U.S. Copyright Office rules monkeys can’t copyright their selfies
The changes come in the wake of Wikimedia Commons’ controversial refusal to take down a self-portrait taken by an crested black macaque, an Indonesian monkey, that has since gone viral.
British wildlife photographer David Slater claimed copyright of the photo because the macaque had taken the photograph with one of his cameras while on a shoot in Indonesia in 2011. His request was denied; Wikimedia claimed U.S. law supported that “copyright cannot vest in non-human authors.”
Since the dispute, Slater has sought legal counsel and has claimed the photo has cost him thousands of dollars.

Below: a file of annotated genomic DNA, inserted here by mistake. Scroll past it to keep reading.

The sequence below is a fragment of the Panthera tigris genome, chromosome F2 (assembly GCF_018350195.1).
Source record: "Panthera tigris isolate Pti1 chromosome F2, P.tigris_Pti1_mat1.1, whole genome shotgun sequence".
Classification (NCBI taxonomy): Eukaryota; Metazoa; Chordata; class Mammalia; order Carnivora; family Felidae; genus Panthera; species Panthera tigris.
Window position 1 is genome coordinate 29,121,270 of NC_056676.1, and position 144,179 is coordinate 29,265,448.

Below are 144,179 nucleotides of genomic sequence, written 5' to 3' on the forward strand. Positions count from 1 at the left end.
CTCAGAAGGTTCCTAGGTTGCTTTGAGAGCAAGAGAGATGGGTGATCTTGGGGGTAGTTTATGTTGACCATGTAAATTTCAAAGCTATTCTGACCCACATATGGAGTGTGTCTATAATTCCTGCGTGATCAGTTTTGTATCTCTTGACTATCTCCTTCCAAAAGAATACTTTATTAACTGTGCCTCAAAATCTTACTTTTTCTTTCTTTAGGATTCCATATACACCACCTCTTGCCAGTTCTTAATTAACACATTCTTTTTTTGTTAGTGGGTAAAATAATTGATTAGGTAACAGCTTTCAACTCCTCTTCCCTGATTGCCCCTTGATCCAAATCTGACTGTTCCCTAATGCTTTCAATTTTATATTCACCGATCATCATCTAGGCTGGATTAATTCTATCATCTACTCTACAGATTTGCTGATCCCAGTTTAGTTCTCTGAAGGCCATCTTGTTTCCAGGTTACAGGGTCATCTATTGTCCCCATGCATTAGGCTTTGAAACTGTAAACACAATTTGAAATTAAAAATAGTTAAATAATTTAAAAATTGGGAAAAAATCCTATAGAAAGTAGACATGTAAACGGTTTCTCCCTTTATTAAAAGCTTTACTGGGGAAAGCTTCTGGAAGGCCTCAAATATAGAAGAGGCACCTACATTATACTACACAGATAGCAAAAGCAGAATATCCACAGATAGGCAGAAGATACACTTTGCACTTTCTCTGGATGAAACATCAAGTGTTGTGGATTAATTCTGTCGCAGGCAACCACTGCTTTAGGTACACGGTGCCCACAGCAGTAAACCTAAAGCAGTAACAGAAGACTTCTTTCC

The new rules published Thursday now explicitly supports Wikimedia’s claim that works produced by “nature, animals or plants,” and any work created by “divine or supernatural beings” cannot claim copyright.
The rules continue to list examples such as:
– A photograph taken by a monkey.
– A mural painted by an elephant.
– A claim based on driftwood that has been shaped and smoothed by
– A claim based on cut marks, defects and other qualities found in
– An application for a song naming the Holy Spirit as the author of the
The draft will remain on review until mid-December when it will then be official law.